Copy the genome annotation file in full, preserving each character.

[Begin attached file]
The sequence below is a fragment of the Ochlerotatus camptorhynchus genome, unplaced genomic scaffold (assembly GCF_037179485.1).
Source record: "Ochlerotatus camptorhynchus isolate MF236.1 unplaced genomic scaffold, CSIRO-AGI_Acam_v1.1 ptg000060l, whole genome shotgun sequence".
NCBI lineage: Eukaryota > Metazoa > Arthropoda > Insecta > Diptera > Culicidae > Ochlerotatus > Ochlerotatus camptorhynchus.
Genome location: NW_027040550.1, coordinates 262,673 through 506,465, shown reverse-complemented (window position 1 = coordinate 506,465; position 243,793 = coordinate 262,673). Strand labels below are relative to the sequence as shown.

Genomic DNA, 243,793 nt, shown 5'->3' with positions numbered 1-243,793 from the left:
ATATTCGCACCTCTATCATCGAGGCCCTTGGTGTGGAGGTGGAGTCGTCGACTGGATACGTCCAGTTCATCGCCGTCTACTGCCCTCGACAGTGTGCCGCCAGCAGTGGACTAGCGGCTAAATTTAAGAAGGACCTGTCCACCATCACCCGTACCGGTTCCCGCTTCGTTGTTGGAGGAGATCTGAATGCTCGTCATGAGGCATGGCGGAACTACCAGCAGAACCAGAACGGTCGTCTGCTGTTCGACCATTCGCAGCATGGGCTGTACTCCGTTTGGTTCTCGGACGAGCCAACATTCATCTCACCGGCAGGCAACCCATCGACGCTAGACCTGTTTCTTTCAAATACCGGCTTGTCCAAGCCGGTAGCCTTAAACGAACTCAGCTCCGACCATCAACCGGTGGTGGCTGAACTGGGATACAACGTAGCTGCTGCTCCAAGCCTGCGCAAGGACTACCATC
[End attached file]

The sequence below is a fragment of the Ochlerotatus camptorhynchus genome, unplaced genomic scaffold (assembly GCF_037179485.1).
Source record: "Ochlerotatus camptorhynchus isolate MF236.1 unplaced genomic scaffold, CSIRO-AGI_Acam_v1.1 ptg000060l, whole genome shotgun sequence".
NCBI lineage: Eukaryota > Metazoa > Arthropoda > Insecta > Diptera > Culicidae > Ochlerotatus > Ochlerotatus camptorhynchus.
Genome location: NW_027040550.1, coordinates 262,673 through 506,465, shown reverse-complemented (window position 1 = coordinate 506,465; position 243,793 = coordinate 262,673). Strand labels below are relative to the sequence as shown.

Genomic DNA, 243,793 nt, shown 5'->3' with positions numbered 1-243,793 from the left:
ATATTCGCACCTCTATCATCGAGGCCCTTGGTGTGGAGGTGGAGTCGTCGACTGGATACGTCCAGTTCATCGCCGTCTACTGCCCTCGACAGTGTGCCGCCAGCAGTGGACTAGCGGCTAAATTTAAGAAGGACCTGTCCACCATCACCCGTACCGGTTCCCGCTTCGTTGTTGGAGGAGATCTGAATGCTCGTCATGAGGCATGGCGGAACTACCAGCAGAACCAGAACGGTCGTCTGCTGTTCGACCATTCGCAGCATGGGCTGTACTCCGTTTGGTTCTCGGACGAGCCAACATTCATCTCACCGGCAGGCAACCCATCGACGCTAGACCTGTTTCTTTCAAATACCGGCTTGTCCAAGCCGGTAGCCTTAAACGAACTCAGCTCCGACCATCAACCGGTGGTGGCTGAACTGGGATACAACGTAGCTGCTGCTCCAAGCCTGCGCAAGGACTACCATC